Dataset A (d.f. F(x/10)): \$1 \$2 \$3 \$4 \$5 Dataset В (d.f. F(x =10)): \$10 \$20 \$30 \$40 \$50

In the case of either dataset, 6,1 = 3. Using the Gini index alone, one may be tempted to postulate that these two suburbs have the same level of income inequality based on observed data. However, such a conclusion may misrepresent the true situation on hand as explained next.

It is clear that the families from the extremely poor suburb have practically no weekly purchasing power to acquire anything of importance (e.g., a loaf of bread) because the sample mean from this dataset happens to be \$3 per family per week. However, the families from the not-so-poor suburb have more weekly purchasing power to acquire a loaf of bread because the sample mean from this dataset happens to be \$30 per family per week.

From this economic perspective, we may not feel very comfortable to declare quickly that these two suburbs have the same level of income inequality simply because they have equal estimated G from observed data. One may refer to Mukhopadhyay and Chattopadhyay (2018) which put forward significant economic persuasions in conjunction with alternatives to GMD or Gini's inequality index in order to address a number of crucial issues.

From the aforementioned discussions, we suggest that one may alternatively consider the loss due to estimation, namely |Gn - G|, but look at its magnitude relative to the magnitude of an appropriate power of To be specific, we should compare the values of

for the two suburbs under consideration.

The true Gini index from (8.1) in the two suburbs will both be obviously equal, say G, since one distribution is a scale transformation of the other. Hence, it may be reasonable to compare /<"G„ obtained from the two suburbs. In order to fix ideas, we may suppose that a = 2. In the case of dataset A, we have £2G„ = 32 x 3 = 3 whereas in the context of dataset B, we have /t2G„ = 302 x i = 300 which should order such weighted inequality measure associated with dataset В at a much higher level of income inequality than that from the dataset A. This prompts us to consider a revised loss function in the contexts of the fixed-width interval estimation problem as well as the minimum risk point estimation problem.

### Revised Loss Functions

In the context of confidence set estimation of G, with fixed n and predefined d > 0, we suppose that the 0-1 estimation loss is given by:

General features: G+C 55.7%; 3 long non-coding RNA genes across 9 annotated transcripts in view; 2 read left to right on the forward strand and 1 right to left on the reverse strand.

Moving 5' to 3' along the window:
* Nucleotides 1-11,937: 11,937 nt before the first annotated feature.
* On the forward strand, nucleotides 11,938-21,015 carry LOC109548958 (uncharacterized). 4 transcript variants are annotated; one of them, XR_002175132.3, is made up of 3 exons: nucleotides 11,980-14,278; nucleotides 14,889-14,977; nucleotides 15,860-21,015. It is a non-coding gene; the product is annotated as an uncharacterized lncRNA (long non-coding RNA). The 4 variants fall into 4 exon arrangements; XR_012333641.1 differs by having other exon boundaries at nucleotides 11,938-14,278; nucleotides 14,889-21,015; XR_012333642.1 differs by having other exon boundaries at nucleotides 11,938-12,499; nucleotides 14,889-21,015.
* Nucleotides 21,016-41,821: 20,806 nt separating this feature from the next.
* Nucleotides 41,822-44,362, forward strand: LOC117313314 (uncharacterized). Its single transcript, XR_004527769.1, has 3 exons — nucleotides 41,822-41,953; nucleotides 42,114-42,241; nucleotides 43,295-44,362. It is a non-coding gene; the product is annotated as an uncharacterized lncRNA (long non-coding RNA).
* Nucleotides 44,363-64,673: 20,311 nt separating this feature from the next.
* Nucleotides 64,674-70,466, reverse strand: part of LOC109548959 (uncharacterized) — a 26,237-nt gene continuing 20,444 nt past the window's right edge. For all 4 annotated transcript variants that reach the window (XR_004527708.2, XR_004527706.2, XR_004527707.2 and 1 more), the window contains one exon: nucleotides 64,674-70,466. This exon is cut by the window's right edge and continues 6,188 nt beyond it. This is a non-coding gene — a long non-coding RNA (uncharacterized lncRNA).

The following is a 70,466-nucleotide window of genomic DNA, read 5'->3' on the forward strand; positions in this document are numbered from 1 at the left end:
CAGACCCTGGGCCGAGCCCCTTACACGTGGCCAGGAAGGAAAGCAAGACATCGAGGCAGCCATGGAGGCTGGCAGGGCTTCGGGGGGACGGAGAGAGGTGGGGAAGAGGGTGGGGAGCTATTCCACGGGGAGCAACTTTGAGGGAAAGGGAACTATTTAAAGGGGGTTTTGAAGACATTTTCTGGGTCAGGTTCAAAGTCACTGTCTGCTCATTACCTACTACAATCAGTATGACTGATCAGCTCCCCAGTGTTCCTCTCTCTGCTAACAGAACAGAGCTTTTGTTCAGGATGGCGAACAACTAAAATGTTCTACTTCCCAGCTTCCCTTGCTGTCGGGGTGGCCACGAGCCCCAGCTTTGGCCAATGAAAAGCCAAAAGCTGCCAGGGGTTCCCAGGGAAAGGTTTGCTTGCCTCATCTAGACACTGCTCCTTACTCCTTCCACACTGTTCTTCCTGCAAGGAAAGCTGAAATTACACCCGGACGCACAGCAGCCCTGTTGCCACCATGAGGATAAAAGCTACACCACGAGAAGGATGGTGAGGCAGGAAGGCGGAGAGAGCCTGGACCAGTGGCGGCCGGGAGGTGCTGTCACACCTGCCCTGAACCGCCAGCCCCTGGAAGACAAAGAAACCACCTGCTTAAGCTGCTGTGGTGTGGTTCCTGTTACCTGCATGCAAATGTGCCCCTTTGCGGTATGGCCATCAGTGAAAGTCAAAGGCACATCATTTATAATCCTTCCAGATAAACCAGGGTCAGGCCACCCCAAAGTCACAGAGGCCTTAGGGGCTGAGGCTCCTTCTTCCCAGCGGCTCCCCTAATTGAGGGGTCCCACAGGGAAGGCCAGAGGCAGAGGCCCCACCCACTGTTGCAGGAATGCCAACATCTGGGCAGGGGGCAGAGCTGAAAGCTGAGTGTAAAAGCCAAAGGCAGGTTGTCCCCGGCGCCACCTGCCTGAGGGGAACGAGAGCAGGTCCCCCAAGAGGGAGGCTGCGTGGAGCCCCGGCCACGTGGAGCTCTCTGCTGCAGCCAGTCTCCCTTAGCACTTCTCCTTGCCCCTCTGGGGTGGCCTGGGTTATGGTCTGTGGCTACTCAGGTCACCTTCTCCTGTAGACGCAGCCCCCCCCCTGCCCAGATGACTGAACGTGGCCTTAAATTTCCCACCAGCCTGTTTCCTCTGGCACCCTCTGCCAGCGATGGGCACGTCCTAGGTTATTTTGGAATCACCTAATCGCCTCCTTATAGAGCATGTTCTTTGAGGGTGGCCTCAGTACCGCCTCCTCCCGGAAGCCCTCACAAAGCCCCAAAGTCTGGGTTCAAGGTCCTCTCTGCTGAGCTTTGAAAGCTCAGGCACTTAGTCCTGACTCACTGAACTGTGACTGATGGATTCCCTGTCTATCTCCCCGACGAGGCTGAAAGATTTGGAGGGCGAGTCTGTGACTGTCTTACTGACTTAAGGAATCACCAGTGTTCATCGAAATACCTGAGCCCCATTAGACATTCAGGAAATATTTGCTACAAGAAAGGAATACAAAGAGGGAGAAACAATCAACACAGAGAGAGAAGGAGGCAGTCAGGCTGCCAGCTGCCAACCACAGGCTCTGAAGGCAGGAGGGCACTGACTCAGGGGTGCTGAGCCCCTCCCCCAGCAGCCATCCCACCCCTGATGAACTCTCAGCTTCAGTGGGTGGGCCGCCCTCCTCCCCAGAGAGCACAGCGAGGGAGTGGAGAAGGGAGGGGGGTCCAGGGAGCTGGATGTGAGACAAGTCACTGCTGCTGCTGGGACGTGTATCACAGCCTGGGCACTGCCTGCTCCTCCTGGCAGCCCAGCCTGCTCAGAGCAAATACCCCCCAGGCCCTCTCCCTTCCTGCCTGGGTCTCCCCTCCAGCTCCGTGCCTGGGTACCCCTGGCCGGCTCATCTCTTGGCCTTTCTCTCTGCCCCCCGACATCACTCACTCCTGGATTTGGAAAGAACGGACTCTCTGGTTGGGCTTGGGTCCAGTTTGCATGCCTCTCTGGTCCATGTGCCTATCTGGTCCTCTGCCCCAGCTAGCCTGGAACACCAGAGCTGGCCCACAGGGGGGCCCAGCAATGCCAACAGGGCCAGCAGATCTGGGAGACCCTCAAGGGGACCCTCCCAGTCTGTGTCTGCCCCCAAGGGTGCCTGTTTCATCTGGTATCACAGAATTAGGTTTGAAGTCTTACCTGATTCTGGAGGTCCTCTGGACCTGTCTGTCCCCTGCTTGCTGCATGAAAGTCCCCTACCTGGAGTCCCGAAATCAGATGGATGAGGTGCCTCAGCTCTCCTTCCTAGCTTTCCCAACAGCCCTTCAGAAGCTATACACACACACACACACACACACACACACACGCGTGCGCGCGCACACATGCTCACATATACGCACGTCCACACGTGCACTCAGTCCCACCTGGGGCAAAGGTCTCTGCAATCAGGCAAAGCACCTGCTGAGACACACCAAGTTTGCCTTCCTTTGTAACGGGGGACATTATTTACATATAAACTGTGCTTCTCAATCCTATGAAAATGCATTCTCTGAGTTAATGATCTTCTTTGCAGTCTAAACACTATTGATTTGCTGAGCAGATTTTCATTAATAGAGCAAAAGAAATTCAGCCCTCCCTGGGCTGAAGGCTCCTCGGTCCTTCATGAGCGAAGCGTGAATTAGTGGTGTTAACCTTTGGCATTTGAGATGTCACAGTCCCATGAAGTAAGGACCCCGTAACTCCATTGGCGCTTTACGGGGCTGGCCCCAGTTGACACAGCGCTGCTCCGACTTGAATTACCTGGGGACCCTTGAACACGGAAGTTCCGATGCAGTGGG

with the associated risk function PF(/ri|G„ - G| > d). That is, instead of (8.4), we should require:

based on the finally accrued data {N, Xx,... , X,v}. In (8.7), N would be an observable and appropriate stopping time to be defined shortly.

Analogously, with a fixed sample of size n, in the context of minimum risk point estimation of G we would work under the weighted squared error loss plus linear cost of sampling defined as follows:

2

with the associated risk function A//"£/--[G„ - G] + cn. That is, instead of minimizing the fixed-sample-size risk function associated with (8.5), we should minimize the fixed-sample-size risk function associated with (8.8), requiring that we handle the following expression based on finally accrued data {N,Xx.....XN}:

Here, N is an observable stopping time or the final sample size of a sequential procedure to be defined shortly. We assume in (8.8) and (8.9) that a > 0, A > 0, and c > 0 are all pre-specified.

### An Overview and the Layout of the Paper

The literature on sequential and multi-stage sampling methodologies in the construction of fixed-width confidence intervals and minimum risk point estimators of various parameters of interest are as broad ranging as one may imagine and span the field of both parametric and nonparametric inferences. Many relevant concepts, desirable properties, and techniques of proofs are far reaching. Initially, one may review from the original sources including Stein 1945,1949, Anscombe 1952,1953, Ray (1957), Robbins (1959), and Chow and Robbins (1965). In those methodologies, a population standard deviation was traditionally replaced by suitable consistent estimators in the form of a multiple of the sample standard deviation.

Mukhopadhyay and Chattopadhyay (2013a, b) and Mukhopadhyay and Hu (2017,2018) have proposed alternative sampling strategies by replacing a population standard deviation by consistent estimators in the form of a multiple of GMD as well as the mean absolute deviation (MAD) for normally distributed data with possible outliers. One may accomplish a broader review from the texts of Sen (1981), Mukhopadhyay and Solanky (1994), Ghosh et al. (1997), and Mukhopadhyay and de Silva (2009).

In Section 8.2, we formally state the relative-accuracy confidence set estimation problem based on loss function (8.6), develop a purely sequential procedure with some asymptotic optimality properties, and study its asymptotic first-order optimality properties (Theorems 8.1 and 8.2). In Section 8.3, we formally discuss the minimum relative risk point estimation problem based on loss function (8.8), propose a purely sequential procedure, and study its asymptotic optimality properties (Theorems 8.3 and 8.4). Section 8.4 presents summaries from simulation studies validating all theoretical results under the proposed methodologies. Section 8.5 provides a number of important subsidiary lemmas and shows brief outlines of proofs of Theorems 8.1-8.2 and Theorems 8.3-8.4.